Revisiting Deep Valley

Maud Hart Lovelace was my favorite children’s author when I was growing up.  She wrote a number of books collectively called the “Betsy-Tacy” series, and the first one I read, “Heaven to Betsy” remains my favorite childhood book of all time.  When I ran across two previously out of print books written by her a few weeks ago, I was in heaven myself! 

The edition I read had the two books printed together – Carney’s House Party which was aimed at intermediate/high school girls and Winona’s Pony Cart which was aimed at much younger readers.  Taking the second book first, Winona Root was a minor character in most of the Betsy-Tacy books.  Here, all the same primary characters were present, but existed as secondary characters revolving around the devilish and undignified Winona who was celebrating her eighth birthday.  It was a very cute book and I enjoyed it mainly to see how the author handled her previously major characters with only a reflected spotlight.

The first section of the edition I read was Carney’s House Party which I enjoyed tremendously because it filled in a gap in the Betsy-Tacy series.  In that series, Carney is an important secondary character and much is made of her great love and longing for her boyfriend Larry who moves away during their sophomore year in high school.  Throughout the remainder of the high school books, Carney and Larry are said to keep up their relationship through correspondence, but then in one of the last books of the Betsy-Tacy series when Betsy herself is married, Carney is re-introduced with her new husband Sam, explaining that she and Larry mutually decided that they were better as friends.  Carney’s House Party addresses this missing piece, shows what happened between Carney and Larry as well as the first meeting and courtship with Sam.

When I say “courtship”, I am not using that word lightly as this book as well as all of Maud Hart Lovelace’s novels are accurate to the time and the feel of Minnesota in the early twentieth century.  Women and men do not kiss until their engagement is announced.  Girls spend a great deal of time embroidering linens for their hope chests and discussing the type of houses they will keep for their husbands.  It is quaint, sweet, and a lovely portrayal of a simpler time, but if you’re looking for a book to help empower your young daughters, this isn’t it.  Although, in my opinion, I’d favor this book over a Disney princess story any day of the week.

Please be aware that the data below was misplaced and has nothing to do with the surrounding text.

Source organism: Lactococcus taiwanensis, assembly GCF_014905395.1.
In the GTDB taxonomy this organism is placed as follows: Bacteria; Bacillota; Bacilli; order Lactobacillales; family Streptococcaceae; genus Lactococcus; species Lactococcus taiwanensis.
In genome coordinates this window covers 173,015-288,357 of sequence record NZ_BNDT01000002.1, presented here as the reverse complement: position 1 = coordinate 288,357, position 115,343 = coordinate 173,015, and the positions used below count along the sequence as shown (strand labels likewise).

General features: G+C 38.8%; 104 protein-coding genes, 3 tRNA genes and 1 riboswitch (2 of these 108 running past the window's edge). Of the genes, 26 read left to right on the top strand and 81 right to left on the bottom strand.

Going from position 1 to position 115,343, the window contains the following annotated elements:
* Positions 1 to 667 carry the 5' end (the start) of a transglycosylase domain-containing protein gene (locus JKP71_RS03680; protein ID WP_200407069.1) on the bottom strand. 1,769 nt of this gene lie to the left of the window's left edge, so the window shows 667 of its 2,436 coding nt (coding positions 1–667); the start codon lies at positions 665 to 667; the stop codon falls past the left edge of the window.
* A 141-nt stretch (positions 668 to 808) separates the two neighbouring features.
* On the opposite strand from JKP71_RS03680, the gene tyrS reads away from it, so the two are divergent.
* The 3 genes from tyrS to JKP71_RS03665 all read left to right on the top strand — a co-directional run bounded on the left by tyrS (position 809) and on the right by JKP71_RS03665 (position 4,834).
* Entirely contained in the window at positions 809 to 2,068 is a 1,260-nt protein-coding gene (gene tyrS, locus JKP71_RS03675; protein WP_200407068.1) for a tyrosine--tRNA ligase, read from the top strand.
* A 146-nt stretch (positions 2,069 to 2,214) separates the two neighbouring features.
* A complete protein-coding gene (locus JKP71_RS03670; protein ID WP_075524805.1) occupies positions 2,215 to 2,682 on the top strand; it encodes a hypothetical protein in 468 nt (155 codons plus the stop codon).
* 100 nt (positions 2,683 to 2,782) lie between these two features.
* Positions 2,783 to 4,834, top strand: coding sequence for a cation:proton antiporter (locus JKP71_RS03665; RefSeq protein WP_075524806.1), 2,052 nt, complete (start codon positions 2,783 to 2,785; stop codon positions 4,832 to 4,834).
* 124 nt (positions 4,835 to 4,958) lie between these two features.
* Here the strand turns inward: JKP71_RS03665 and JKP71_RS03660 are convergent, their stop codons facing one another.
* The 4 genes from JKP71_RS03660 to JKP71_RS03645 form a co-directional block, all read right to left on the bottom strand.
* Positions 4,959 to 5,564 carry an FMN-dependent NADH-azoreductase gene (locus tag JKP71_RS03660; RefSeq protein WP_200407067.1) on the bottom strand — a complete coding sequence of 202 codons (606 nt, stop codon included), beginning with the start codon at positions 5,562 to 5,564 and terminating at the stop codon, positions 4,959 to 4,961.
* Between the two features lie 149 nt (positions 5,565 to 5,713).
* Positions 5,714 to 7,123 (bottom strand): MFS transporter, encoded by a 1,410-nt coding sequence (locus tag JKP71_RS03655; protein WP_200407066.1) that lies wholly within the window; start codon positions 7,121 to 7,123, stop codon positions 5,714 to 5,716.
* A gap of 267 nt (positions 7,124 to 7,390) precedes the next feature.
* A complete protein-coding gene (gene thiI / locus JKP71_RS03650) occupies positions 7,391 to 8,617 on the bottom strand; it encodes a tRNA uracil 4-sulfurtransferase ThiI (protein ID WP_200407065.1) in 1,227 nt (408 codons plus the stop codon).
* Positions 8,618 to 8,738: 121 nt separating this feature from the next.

Of course, the true magic of any Maud Hart Lovelace book is the fact that these novels were based on Maud’s life and friends growing up in Manketo, MN at the turn of the century.  There was a Carney.  And a Larry.  And a Winona.  And Betsy Ray, the heroine of them all was based on Maud.  At the back of the novel I read were excerpts from letters between Maud and her friend Marnie (the fictional Betsy and Carney) as Maud sought permission to write the story of Marnie’s relationship with Larry and subsequent marriage to Sam. 

My favorite story of all was not the novel, itself, but contained in the reader’s guide in the back of the book.  It told the story of the 1961 reunion of most of the characters of the Betsy books (Maud’s real-life childhood friends) when Maud was honored at “Betsy-Tacy Days” in Mankato.  Standing alongside Maud on the dias were Frances “Bick” Kenney Kirch and Marjorie Gerlach Harris (the real-life counterparts of Betsy’s best friends –  Tacy and Tib)

I was thrilled to re-enter the town of Deep Valley and visit with its inhabitants once again.  And thanks to Maud Hart Lovelace, my bucket list includes a trip to Manketo (Deep Valley) someday to visit Betsy’s house which was just named to the list of National Literary Landmarks. 

Check out more information on Maud Hart Lovelace and the Betsy-Tacy Society at:

http://www.betsy-tacysociety.org/

http://en.wikipedia.org/wiki/Betsy_Tacy

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